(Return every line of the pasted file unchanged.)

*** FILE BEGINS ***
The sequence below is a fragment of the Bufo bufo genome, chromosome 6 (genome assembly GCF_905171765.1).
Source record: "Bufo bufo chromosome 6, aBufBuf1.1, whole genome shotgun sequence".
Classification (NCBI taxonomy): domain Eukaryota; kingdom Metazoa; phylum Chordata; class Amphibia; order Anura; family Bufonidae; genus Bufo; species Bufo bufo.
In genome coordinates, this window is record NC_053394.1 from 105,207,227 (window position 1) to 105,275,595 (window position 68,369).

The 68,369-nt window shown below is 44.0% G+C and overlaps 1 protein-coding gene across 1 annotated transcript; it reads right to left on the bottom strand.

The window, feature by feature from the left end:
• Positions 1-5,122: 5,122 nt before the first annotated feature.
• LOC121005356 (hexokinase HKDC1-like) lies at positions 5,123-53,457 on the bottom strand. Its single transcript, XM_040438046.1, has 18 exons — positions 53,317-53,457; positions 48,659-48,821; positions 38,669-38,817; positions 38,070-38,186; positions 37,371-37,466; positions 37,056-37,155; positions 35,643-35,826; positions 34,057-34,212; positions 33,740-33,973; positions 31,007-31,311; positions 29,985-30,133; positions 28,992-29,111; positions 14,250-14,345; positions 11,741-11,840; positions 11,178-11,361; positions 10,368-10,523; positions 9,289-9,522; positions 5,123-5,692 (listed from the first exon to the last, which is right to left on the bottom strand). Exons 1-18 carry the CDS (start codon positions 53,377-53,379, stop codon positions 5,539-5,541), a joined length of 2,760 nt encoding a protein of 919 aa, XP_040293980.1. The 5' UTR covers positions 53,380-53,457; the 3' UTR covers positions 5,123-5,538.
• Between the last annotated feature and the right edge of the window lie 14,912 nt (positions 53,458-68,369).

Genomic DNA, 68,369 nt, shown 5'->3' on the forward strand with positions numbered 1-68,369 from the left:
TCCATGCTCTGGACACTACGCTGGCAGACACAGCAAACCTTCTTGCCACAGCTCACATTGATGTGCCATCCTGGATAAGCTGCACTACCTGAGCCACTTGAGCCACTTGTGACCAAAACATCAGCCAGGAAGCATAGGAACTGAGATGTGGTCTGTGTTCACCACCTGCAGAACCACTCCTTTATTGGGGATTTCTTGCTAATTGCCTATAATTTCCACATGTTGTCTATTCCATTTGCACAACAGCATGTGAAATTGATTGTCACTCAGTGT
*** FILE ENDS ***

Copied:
The sequence below is a fragment of the Bufo bufo genome, chromosome 6 (genome assembly GCF_905171765.1).
Source record: "Bufo bufo chromosome 6, aBufBuf1.1, whole genome shotgun sequence".
Classification (NCBI taxonomy): domain Eukaryota; kingdom Metazoa; phylum Chordata; class Amphibia; order Anura; family Bufonidae; genus Bufo; species Bufo bufo.
In genome coordinates, this window is record NC_053394.1 from 105,207,227 (window position 1) to 105,275,595 (window position 68,369).

The 68,369-nt window shown below is 44.0% G+C and overlaps 1 protein-coding gene across 1 annotated transcript; it reads right to left on the bottom strand.

The window, feature by feature from the left end:
• Positions 1-5,122: 5,122 nt before the first annotated feature.
• LOC121005356 (hexokinase HKDC1-like) lies at positions 5,123-53,457 on the bottom strand. Its single transcript, XM_040438046.1, has 18 exons — positions 53,317-53,457; positions 48,659-48,821; positions 38,669-38,817; positions 38,070-38,186; positions 37,371-37,466; positions 37,056-37,155; positions 35,643-35,826; positions 34,057-34,212; positions 33,740-33,973; positions 31,007-31,311; positions 29,985-30,133; positions 28,992-29,111; positions 14,250-14,345; positions 11,741-11,840; positions 11,178-11,361; positions 10,368-10,523; positions 9,289-9,522; positions 5,123-5,692 (listed from the first exon to the last, which is right to left on the bottom strand). Exons 1-18 carry the CDS (start codon positions 53,377-53,379, stop codon positions 5,539-5,541), a joined length of 2,760 nt encoding a protein of 919 aa, XP_040293980.1. The 5' UTR covers positions 53,380-53,457; the 3' UTR covers positions 5,123-5,538.
• Between the last annotated feature and the right edge of the window lie 14,912 nt (positions 53,458-68,369).

Genomic DNA, 68,369 nt, shown 5'->3' on the forward strand with positions numbered 1-68,369 from the left:
TCCATGCTCTGGACACTACGCTGGCAGACACAGCAAACCTTCTTGCCACAGCTCACATTGATGTGCCATCCTGGATAAGCTGCACTACCTGAGCCACTTGAGCCACTTGTGACCAAAACATCAGCCAGGAAGCATAGGAACTGAGATGTGGTCTGTGTTCACCACCTGCAGAACCACTCCTTTATTGGGGATTTCTTGCTAATTGCCTATAATTTCCACATGTTGTCTATTCCATTTGCACAACAGCATGTGAAATTGATTGTCACTCAGTGT